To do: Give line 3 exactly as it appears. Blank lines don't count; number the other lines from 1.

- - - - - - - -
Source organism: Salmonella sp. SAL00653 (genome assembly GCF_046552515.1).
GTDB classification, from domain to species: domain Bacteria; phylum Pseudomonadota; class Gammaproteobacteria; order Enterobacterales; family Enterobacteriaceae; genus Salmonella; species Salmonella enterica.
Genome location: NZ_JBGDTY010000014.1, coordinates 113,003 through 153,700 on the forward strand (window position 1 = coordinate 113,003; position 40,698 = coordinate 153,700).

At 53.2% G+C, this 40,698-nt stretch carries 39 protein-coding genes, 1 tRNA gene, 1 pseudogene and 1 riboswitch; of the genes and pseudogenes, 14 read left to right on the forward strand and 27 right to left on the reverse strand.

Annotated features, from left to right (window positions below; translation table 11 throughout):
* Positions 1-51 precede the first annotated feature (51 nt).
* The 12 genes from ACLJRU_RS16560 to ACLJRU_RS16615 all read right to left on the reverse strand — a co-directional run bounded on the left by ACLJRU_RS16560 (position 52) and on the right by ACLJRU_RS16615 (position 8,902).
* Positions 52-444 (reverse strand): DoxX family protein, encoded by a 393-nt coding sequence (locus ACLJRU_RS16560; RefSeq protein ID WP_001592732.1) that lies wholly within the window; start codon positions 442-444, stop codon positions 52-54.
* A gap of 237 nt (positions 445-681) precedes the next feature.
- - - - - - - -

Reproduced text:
Genome location: NZ_JBGDTY010000014.1, coordinates 113,003 through 153,700 on the forward strand (window position 1 = coordinate 113,003; position 40,698 = coordinate 153,700).